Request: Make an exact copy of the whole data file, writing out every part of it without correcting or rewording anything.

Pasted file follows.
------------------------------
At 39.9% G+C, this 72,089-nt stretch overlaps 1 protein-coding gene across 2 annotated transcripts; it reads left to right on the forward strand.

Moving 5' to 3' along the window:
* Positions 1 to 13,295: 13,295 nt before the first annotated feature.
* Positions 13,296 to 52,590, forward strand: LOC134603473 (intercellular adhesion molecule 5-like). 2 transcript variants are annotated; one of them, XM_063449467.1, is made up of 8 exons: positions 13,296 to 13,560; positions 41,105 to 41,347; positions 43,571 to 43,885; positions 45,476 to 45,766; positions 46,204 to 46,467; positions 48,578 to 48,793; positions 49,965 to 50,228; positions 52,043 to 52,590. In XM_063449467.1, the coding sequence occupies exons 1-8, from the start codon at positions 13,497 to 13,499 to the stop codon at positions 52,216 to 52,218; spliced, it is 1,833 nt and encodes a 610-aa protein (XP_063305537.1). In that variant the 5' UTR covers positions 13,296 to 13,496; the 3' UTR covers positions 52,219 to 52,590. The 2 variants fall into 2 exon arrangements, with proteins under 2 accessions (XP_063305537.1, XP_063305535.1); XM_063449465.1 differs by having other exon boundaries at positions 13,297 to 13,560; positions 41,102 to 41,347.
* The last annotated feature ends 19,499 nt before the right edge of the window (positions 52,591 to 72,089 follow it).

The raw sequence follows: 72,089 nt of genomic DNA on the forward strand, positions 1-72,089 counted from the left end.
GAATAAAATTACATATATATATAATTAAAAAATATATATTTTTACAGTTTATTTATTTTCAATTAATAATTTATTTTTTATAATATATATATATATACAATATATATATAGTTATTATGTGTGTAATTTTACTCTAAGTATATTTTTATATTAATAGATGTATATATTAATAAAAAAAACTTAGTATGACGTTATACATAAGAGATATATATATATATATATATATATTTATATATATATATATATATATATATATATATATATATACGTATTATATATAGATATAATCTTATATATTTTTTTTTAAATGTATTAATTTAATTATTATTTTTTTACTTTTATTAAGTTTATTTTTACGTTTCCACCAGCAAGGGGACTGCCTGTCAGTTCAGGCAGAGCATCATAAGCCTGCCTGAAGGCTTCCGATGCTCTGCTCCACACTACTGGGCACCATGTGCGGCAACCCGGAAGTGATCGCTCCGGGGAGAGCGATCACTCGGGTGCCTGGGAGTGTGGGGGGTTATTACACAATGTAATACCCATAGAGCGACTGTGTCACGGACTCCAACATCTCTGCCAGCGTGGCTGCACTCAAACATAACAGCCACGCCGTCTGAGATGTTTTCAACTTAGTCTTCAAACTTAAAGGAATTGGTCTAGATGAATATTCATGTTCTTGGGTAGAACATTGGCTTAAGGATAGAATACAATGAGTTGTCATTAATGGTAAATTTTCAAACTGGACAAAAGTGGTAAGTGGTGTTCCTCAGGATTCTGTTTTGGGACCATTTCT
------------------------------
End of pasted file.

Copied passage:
At 39.9% G+C, this 72,089-nt stretch overlaps 1 protein-coding gene across 2 annotated transcripts; it reads left to right on the forward strand.

Moving 5' to 3' along the window:
* Positions 1 to 13,295: 13,295 nt before the first annotated feature.
* Positions 13,296 to 52,590, forward strand: LOC134603473 (intercellular adhesion molecule 5-like). 2 transcript variants are annotated; one of them, XM_063449467.1, is made up of 8 exons: positions 13,296 to 13,560; positions 41,105 to 41,347; positions 43,571 to 43,885; positions 45,476 to 45,766; positions 46,204 to 46,467; positions 48,578 to 48,793; positions 49,965 to 50,228; positions 52,043 to 52,590. In XM_063449467.1, the coding sequence occupies exons 1-8, from the start codon at positions 13,497 to 13,499 to the stop codon at positions 52,216 to 52,218; spliced, it is 1,833 nt and encodes a 610-aa protein (XP_063305537.1). In that variant the 5' UTR covers positions 13,296 to 13,496; the 3' UTR covers positions 52,219 to 52,590. The 2 variants fall into 2 exon arrangements, with proteins under 2 accessions (XP_063305537.1, XP_063305535.1); XM_063449465.1 differs by having other exon boundaries at positions 13,297 to 13,560; positions 41,102 to 41,347.
* The last annotated feature ends 19,499 nt before the right edge of the window (positions 52,591 to 72,089 follow it).

The raw sequence follows: 72,089 nt of genomic DNA on the forward strand, positions 1-72,089 counted from the left end.
GAATAAAATTACATATATATATAATTAAAAAATATATATTTTTACAGTTTATTTATTTTCAATTAATAATTTATTTTTTATAATATATATATATATACAATATATATATAGTTATTATGTGTGTAATTTTACTCTAAGTATATTTTTATATTAATAGATGTATATATTAATAAAAAAAACTTAGTATGACGTTATACATAAGAGATATATATATATATATATATATATTTATATATATATATATATATATATATATATATATATATACGTATTATATATAGATATAATCTTATATATTTTTTTTTAAATGTATTAATTTAATTATTATTTTTTTACTTTTATTAAGTTTATTTTTACGTTTCCACCAGCAAGGGGACTGCCTGTCAGTTCAGGCAGAGCATCATAAGCCTGCCTGAAGGCTTCCGATGCTCTGCTCCACACTACTGGGCACCATGTGCGGCAACCCGGAAGTGATCGCTCCGGGGAGAGCGATCACTCGGGTGCCTGGGAGTGTGGGGGGTTATTACACAATGTAATACCCATAGAGCGACTGTGTCACGGACTCCAACATCTCTGCCAGCGTGGCTGCACTCAAACATAACAGCCACGCCGTCTGAGATGTTTTCAACTTAGTCTTCAAACTTAAAGGAATTGGTCTAGATGAATATTCATGTTCTTGGGTAGAACATTGGCTTAAGGATAGAATACAATGAGTTGTCATTAATGGTAAATTTTCAAACTGGACAAAAGTGGTAAGTGGTGTTCCTCAGGATTCTGTTTTGGGACCATTTCT